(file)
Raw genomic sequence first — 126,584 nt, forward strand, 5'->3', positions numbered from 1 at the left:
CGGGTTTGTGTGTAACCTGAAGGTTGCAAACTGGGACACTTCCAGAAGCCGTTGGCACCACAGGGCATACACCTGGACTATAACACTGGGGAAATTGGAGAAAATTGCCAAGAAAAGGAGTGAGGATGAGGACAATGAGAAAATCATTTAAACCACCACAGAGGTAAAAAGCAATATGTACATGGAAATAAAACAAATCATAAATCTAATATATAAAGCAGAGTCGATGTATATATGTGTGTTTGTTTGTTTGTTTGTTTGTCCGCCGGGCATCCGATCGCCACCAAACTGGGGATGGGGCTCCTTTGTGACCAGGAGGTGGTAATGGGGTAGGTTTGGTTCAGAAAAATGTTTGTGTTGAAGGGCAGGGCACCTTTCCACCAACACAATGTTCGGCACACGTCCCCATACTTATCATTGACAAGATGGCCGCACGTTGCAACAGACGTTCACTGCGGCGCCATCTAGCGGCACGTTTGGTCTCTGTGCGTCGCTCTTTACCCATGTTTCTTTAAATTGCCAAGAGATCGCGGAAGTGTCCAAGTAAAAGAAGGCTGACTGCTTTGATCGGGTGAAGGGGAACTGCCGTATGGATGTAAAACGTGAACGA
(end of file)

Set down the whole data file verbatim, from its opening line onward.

Raw genomic sequence first — 126,584 nt, forward strand, 5'->3', positions numbered from 1 at the left:
CGGGTTTGTGTGTAACCTGAAGGTTGCAAACTGGGACACTTCCAGAAGCCGTTGGCACCACAGGGCATACACCTGGACTATAACACTGGGGAAATTGGAGAAAATTGCCAAGAAAAGGAGTGAGGATGAGGACAATGAGAAAATCATTTAAACCACCACAGAGGTAAAAAGCAATATGTACATGGAAATAAAACAAATCATAAATCTAATATATAAAGCAGAGTCGATGTATATATGTGTGTTTGTTTGTTTGTTTGTTTGTCCGCCGGGCATCCGATCGCCACCAAACTGGGGATGGGGCTCCTTTGTGACCAGGAGGTGGTAATGGGGTAGGTTTGGTTCAGAAAAATGTTTGTGTTGAAGGGCAGGGCACCTTTCCACCAACACAATGTTCGGCACACGTCCCCATACTTATCATTGACAAGATGGCCGCACGTTGCAACAGACGTTCACTGCGGCGCCATCTAGCGGCACGTTTGGTCTCTGTGCGTCGCTCTTTACCCATGTTTCTTTAAATTGCCAAGAGATCGCGGAAGTGTCCAAGTAAAAGAAGGCTGACTGCTTTGATCGGGTGAAGGGGAACTGCCGTATGGATGTAAAACGTGAACGA